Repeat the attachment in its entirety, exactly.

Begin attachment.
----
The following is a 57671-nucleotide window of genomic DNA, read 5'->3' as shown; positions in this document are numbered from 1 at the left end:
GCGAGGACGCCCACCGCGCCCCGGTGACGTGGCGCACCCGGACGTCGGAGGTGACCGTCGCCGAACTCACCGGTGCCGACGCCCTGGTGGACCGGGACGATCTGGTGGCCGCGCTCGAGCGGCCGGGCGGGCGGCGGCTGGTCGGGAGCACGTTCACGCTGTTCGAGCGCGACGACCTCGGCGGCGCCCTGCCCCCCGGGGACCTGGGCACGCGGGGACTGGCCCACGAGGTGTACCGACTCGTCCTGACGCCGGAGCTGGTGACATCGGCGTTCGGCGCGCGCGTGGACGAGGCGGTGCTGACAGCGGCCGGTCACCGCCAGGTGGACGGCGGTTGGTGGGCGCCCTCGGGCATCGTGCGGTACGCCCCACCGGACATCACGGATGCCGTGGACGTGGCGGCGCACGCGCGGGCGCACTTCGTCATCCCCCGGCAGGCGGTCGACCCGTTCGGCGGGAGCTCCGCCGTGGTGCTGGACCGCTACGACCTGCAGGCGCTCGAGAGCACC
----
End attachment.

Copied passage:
The following is a 57671-nucleotide window of genomic DNA, read 5'->3' as shown; positions in this document are numbered from 1 at the left end:
GCGAGGACGCCCACCGCGCCCCGGTGACGTGGCGCACCCGGACGTCGGAGGTGACCGTCGCCGAACTCACCGGTGCCGACGCCCTGGTGGACCGGGACGATCTGGTGGCCGCGCTCGAGCGGCCGGGCGGGCGGCGGCTGGTCGGGAGCACGTTCACGCTGTTCGAGCGCGACGACCTCGGCGGCGCCCTGCCCCCCGGGGACCTGGGCACGCGGGGACTGGCCCACGAGGTGTACCGACTCGTCCTGACGCCGGAGCTGGTGACATCGGCGTTCGGCGCGCGCGTGGACGAGGCGGTGCTGACAGCGGCCGGTCACCGCCAGGTGGACGGCGGTTGGTGGGCGCCCTCGGGCATCGTGCGGTACGCCCCACCGGACATCACGGATGCCGTGGACGTGGCGGCGCACGCGCGGGCGCACTTCGTCATCCCCCGGCAGGCGGTCGACCCGTTCGGCGGGAGCTCCGCCGTGGTGCTGGACCGCTACGACCTGCAGGCGCTCGAGAGCACC